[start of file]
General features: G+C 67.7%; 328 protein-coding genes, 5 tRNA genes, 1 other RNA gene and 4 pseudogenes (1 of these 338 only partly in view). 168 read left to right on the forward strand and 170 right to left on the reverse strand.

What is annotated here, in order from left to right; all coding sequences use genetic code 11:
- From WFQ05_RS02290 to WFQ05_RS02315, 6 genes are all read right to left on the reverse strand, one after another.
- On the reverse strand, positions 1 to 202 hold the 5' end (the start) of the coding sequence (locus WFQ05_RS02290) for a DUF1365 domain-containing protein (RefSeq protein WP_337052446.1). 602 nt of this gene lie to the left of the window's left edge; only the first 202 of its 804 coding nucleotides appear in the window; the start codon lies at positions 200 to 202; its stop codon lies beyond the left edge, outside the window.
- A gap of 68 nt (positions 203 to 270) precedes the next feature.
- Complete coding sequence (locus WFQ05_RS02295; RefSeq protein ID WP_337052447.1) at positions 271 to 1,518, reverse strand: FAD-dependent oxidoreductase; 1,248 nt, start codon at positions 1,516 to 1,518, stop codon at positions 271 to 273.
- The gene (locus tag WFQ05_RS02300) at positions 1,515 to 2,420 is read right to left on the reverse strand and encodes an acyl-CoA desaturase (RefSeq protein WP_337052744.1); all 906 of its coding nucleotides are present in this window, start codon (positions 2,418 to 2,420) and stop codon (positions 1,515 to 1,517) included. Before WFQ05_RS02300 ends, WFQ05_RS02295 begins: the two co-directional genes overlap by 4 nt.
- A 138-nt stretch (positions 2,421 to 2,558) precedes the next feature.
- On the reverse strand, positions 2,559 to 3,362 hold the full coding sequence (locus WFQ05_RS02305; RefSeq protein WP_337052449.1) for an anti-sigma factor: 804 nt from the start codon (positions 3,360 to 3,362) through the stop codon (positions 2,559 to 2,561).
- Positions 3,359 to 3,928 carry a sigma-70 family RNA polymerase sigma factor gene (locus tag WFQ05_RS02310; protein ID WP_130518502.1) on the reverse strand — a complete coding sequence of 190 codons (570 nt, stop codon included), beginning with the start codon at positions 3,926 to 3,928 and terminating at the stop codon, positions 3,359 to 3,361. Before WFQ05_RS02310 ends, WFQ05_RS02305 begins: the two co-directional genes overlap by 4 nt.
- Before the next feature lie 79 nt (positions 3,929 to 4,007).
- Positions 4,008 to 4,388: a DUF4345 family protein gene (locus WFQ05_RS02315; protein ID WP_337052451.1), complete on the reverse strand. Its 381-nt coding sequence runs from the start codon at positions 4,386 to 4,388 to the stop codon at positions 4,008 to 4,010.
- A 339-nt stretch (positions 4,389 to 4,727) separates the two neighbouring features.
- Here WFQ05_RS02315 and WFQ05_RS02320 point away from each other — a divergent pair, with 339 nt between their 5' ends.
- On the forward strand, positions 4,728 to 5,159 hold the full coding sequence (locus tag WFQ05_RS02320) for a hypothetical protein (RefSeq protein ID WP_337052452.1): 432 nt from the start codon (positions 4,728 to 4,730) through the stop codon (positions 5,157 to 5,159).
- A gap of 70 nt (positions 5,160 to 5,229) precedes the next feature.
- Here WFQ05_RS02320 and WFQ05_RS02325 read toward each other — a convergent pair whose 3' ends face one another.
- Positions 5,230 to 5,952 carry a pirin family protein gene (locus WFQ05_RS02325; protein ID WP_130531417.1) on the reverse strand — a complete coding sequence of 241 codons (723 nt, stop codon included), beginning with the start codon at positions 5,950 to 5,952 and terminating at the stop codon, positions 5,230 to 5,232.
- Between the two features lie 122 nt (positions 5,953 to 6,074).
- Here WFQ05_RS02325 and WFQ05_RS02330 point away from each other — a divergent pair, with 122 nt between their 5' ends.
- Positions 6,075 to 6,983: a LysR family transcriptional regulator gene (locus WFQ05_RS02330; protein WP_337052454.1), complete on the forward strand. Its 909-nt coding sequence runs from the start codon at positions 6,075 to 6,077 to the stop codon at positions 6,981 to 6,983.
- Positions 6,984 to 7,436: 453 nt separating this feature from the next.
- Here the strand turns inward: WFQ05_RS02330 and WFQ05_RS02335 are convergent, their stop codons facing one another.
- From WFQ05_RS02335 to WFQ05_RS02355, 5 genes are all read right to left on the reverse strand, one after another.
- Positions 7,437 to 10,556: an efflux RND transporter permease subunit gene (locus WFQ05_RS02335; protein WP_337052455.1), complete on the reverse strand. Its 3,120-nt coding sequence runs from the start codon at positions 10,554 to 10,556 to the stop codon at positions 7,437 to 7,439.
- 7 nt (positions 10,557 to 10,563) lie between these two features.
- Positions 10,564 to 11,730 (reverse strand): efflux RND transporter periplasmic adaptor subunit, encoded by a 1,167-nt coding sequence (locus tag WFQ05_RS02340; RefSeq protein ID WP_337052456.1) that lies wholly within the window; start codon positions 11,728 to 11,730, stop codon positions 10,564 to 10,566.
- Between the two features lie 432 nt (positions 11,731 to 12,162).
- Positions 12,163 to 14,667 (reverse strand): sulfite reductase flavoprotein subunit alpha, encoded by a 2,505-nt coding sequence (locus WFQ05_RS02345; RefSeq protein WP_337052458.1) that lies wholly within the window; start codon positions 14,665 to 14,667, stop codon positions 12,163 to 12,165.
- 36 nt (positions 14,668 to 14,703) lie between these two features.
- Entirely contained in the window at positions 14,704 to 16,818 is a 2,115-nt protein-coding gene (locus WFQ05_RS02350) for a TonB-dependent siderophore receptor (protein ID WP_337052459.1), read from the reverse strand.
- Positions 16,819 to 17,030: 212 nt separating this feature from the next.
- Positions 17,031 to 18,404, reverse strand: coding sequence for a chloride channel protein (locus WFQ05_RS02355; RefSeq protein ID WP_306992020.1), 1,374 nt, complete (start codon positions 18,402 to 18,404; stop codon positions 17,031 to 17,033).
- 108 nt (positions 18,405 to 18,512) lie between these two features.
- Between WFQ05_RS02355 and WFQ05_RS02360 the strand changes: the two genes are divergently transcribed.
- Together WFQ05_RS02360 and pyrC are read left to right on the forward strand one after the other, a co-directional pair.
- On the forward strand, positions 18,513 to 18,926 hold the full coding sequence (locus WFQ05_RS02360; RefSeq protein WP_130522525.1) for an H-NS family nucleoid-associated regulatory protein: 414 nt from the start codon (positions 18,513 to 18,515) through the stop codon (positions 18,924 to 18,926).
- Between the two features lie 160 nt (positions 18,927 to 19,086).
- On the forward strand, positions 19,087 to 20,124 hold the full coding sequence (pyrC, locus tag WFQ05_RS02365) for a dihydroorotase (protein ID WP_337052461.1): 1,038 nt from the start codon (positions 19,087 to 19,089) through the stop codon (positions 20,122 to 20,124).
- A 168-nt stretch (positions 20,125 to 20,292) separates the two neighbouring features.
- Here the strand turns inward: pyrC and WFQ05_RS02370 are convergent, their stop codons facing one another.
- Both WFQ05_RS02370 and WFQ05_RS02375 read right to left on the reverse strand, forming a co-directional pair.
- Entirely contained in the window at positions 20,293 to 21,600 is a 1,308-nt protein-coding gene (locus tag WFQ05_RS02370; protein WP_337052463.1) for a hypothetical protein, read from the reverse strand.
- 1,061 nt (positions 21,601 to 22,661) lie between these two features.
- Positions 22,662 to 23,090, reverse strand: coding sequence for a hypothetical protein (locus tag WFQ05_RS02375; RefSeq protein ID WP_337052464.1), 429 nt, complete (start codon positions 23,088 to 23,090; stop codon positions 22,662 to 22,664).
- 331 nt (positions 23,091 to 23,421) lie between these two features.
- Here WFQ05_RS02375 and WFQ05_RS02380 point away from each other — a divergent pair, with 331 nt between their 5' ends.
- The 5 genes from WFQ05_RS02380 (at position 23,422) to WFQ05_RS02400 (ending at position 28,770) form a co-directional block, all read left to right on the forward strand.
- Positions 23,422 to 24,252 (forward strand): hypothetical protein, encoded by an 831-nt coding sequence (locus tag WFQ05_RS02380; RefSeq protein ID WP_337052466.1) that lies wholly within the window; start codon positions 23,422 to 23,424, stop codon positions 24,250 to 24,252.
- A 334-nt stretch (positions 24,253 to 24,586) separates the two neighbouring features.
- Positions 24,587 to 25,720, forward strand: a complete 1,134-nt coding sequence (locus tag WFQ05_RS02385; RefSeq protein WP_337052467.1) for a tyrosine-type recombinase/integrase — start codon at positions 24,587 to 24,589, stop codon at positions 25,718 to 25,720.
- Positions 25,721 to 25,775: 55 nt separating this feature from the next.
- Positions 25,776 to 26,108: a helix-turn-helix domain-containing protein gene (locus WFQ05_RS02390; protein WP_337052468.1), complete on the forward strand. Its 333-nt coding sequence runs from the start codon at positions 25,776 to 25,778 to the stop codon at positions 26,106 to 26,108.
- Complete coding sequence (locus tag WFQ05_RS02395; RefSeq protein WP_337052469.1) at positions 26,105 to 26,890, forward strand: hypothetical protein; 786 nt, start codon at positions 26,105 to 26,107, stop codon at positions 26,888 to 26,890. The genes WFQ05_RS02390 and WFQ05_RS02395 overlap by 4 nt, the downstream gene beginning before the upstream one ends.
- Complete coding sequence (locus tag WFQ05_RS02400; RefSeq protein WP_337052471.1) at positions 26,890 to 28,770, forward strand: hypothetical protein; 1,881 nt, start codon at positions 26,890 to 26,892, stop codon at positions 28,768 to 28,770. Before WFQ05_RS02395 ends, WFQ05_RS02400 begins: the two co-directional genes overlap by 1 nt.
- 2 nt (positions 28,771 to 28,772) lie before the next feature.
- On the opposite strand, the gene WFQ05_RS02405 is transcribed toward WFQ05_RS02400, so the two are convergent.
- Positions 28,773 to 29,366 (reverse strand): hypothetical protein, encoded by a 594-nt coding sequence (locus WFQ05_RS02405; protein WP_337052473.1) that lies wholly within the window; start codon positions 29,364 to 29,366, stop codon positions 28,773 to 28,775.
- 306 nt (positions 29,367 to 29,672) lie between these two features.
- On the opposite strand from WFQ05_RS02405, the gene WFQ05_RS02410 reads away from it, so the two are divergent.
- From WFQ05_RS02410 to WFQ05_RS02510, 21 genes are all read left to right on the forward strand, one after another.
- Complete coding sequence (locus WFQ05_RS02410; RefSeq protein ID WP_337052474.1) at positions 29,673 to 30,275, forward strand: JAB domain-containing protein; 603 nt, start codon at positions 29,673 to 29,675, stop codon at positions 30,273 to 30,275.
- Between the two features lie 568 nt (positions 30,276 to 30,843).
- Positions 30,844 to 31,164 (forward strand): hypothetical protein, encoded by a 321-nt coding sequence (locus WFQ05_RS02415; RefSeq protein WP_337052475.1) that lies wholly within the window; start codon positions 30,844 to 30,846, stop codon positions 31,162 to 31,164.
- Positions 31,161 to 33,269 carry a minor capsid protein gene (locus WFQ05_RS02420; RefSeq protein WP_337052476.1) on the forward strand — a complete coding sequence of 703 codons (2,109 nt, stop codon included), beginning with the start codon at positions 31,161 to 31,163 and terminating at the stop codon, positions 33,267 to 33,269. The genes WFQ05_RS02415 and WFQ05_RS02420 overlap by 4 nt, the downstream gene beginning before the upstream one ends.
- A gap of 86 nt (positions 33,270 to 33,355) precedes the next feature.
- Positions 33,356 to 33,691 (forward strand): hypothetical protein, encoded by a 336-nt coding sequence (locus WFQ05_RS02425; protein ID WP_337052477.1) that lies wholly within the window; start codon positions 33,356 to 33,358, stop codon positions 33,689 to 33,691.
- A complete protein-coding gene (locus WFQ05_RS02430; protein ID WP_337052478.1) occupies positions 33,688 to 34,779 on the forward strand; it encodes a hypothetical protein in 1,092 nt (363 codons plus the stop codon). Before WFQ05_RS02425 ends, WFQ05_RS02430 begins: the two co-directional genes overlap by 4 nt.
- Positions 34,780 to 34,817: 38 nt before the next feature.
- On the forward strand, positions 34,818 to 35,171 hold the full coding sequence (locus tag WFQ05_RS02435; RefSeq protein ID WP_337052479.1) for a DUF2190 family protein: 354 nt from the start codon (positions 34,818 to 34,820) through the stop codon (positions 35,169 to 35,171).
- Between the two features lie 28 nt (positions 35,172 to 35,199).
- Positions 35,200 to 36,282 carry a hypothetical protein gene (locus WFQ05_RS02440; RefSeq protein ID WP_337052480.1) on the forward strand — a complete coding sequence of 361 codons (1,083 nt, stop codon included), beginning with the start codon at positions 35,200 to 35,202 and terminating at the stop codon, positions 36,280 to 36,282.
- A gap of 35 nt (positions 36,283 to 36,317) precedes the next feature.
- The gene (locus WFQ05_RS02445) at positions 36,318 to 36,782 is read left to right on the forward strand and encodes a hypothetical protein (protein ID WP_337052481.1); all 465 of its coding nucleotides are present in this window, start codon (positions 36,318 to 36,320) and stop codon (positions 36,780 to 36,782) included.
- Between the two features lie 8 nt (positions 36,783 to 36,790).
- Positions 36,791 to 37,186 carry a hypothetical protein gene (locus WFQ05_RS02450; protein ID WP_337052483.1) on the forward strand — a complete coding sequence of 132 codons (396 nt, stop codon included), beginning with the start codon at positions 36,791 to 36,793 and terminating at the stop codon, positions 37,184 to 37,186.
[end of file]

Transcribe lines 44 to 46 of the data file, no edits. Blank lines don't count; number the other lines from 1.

- 1,061 nt (positions 21,601 to 22,661) lie between these two features.
- Positions 22,662 to 23,090, reverse strand: coding sequence for a hypothetical protein (locus tag WFQ05_RS02375; RefSeq protein ID WP_337052464.1), 429 nt, complete (start codon positions 23,088 to 23,090; stop codon positions 22,662 to 22,664).
- 331 nt (positions 23,091 to 23,421) lie between these two features.